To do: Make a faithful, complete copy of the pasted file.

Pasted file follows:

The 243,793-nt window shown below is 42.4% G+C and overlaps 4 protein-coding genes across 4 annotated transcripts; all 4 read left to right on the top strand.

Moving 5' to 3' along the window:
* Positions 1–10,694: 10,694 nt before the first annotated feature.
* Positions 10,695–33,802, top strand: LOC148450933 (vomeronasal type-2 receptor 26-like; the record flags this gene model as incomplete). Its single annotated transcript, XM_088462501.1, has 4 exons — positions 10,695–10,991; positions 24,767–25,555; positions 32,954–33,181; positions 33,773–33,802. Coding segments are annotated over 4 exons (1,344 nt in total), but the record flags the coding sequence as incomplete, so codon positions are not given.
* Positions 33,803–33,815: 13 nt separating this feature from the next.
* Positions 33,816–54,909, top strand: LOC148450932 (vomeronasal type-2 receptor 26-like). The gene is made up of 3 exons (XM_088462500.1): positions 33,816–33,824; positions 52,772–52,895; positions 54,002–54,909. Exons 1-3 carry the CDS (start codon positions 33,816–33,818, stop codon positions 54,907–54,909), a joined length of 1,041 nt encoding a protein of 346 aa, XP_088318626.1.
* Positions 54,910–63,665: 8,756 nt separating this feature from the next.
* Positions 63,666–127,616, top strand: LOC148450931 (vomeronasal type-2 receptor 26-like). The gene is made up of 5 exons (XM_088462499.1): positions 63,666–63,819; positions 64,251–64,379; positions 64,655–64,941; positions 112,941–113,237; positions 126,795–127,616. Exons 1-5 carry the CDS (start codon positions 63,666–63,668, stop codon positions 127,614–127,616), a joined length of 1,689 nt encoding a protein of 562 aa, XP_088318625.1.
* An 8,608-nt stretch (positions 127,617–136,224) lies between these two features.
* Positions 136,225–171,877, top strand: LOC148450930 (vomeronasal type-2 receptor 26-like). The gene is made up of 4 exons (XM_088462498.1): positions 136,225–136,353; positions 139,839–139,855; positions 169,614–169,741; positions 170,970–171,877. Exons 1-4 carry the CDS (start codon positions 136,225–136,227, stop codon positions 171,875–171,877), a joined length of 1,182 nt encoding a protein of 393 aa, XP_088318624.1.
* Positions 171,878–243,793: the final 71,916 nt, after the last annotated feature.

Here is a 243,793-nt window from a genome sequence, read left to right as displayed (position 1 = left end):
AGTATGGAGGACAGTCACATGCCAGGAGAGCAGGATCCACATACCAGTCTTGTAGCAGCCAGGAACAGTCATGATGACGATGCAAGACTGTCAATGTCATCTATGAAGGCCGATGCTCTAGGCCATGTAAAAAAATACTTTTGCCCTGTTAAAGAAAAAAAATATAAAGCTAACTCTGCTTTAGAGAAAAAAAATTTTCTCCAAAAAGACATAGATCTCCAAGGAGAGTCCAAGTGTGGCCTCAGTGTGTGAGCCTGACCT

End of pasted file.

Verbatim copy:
The 243,793-nt window shown below is 42.4% G+C and overlaps 4 protein-coding genes across 4 annotated transcripts; all 4 read left to right on the top strand.

Moving 5' to 3' along the window:
* Positions 1–10,694: 10,694 nt before the first annotated feature.
* Positions 10,695–33,802, top strand: LOC148450933 (vomeronasal type-2 receptor 26-like; the record flags this gene model as incomplete). Its single annotated transcript, XM_088462501.1, has 4 exons — positions 10,695–10,991; positions 24,767–25,555; positions 32,954–33,181; positions 33,773–33,802. Coding segments are annotated over 4 exons (1,344 nt in total), but the record flags the coding sequence as incomplete, so codon positions are not given.
* Positions 33,803–33,815: 13 nt separating this feature from the next.
* Positions 33,816–54,909, top strand: LOC148450932 (vomeronasal type-2 receptor 26-like). The gene is made up of 3 exons (XM_088462500.1): positions 33,816–33,824; positions 52,772–52,895; positions 54,002–54,909. Exons 1-3 carry the CDS (start codon positions 33,816–33,818, stop codon positions 54,907–54,909), a joined length of 1,041 nt encoding a protein of 346 aa, XP_088318626.1.
* Positions 54,910–63,665: 8,756 nt separating this feature from the next.
* Positions 63,666–127,616, top strand: LOC148450931 (vomeronasal type-2 receptor 26-like). The gene is made up of 5 exons (XM_088462499.1): positions 63,666–63,819; positions 64,251–64,379; positions 64,655–64,941; positions 112,941–113,237; positions 126,795–127,616. Exons 1-5 carry the CDS (start codon positions 63,666–63,668, stop codon positions 127,614–127,616), a joined length of 1,689 nt encoding a protein of 562 aa, XP_088318625.1.
* An 8,608-nt stretch (positions 127,617–136,224) lies between these two features.
* Positions 136,225–171,877, top strand: LOC148450930 (vomeronasal type-2 receptor 26-like). The gene is made up of 4 exons (XM_088462498.1): positions 136,225–136,353; positions 139,839–139,855; positions 169,614–169,741; positions 170,970–171,877. Exons 1-4 carry the CDS (start codon positions 136,225–136,227, stop codon positions 171,875–171,877), a joined length of 1,182 nt encoding a protein of 393 aa, XP_088318624.1.
* Positions 171,878–243,793: the final 71,916 nt, after the last annotated feature.

Here is a 243,793-nt window from a genome sequence, read left to right as displayed (position 1 = left end):
AGTATGGAGGACAGTCACATGCCAGGAGAGCAGGATCCACATACCAGTCTTGTAGCAGCCAGGAACAGTCATGATGACGATGCAAGACTGTCAATGTCATCTATGAAGGCCGATGCTCTAGGCCATGTAAAAAAATACTTTTGCCCTGTTAAAGAAAAAAAATATAAAGCTAACTCTGCTTTAGAGAAAAAAAATTTTCTCCAAAAAGACATAGATCTCCAAGGAGAGTCCAAGTGTGGCCTCAGTGTGTGAGCCTGACCT